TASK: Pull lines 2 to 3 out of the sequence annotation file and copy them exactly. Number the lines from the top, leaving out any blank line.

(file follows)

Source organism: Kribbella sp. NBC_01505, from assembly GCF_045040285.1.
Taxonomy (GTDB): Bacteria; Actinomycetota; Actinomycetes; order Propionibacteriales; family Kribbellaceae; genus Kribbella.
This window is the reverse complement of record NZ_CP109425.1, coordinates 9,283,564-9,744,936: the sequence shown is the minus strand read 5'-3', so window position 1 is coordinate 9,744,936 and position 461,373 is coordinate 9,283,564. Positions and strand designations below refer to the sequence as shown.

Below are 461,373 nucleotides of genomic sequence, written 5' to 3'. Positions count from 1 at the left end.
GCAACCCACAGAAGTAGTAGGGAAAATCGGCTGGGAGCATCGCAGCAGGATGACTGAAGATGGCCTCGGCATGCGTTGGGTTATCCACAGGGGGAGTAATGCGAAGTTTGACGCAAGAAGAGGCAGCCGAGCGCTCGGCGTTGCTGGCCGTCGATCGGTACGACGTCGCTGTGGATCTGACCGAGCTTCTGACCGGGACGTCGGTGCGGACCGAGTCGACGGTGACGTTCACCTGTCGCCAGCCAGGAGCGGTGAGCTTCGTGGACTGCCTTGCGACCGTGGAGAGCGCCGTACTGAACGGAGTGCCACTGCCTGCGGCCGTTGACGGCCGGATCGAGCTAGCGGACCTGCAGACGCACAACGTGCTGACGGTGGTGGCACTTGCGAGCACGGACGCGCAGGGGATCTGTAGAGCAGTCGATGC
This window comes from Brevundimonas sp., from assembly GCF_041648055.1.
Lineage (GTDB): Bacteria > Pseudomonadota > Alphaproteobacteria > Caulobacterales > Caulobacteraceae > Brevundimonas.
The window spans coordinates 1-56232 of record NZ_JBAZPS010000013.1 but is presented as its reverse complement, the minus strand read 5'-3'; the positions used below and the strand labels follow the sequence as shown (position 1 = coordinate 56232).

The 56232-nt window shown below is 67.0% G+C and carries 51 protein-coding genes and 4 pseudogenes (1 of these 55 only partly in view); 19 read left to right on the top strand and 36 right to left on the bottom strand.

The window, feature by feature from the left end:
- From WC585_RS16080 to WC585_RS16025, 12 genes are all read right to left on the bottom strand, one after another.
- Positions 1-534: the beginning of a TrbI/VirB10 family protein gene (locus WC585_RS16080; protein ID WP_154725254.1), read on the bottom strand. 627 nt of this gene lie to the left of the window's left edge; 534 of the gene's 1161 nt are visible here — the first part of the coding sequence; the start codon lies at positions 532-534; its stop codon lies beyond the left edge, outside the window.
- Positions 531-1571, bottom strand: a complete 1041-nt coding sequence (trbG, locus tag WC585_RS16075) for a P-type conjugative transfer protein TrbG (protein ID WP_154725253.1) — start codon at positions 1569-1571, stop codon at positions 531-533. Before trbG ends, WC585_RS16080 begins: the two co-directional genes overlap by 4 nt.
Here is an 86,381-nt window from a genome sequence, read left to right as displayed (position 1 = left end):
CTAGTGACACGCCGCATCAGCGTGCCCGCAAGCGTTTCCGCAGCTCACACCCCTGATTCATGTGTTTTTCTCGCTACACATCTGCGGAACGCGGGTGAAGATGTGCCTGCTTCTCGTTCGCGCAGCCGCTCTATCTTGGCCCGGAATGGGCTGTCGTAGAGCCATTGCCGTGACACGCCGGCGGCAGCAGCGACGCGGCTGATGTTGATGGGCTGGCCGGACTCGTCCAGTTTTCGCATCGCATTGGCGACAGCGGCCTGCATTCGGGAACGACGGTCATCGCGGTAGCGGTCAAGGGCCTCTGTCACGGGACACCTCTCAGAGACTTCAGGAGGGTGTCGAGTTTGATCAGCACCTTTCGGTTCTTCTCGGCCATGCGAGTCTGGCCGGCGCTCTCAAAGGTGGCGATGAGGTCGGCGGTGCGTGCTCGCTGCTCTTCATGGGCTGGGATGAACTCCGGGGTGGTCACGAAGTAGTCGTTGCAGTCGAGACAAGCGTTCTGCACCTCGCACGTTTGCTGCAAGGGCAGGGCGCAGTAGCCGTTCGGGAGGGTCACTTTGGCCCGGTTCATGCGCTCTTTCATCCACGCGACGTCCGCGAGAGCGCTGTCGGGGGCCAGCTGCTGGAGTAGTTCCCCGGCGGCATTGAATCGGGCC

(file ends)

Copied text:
Taxonomy (GTDB): Bacteria; Actinomycetota; Actinomycetes; order Propionibacteriales; family Kribbellaceae; genus Kribbella.
This window is the reverse complement of record NZ_CP109425.1, coordinates 9,283,564-9,744,936: the sequence shown is the minus strand read 5'-3', so window position 1 is coordinate 9,744,936 and position 461,373 is coordinate 9,283,564. Positions and strand designations below refer to the sequence as shown.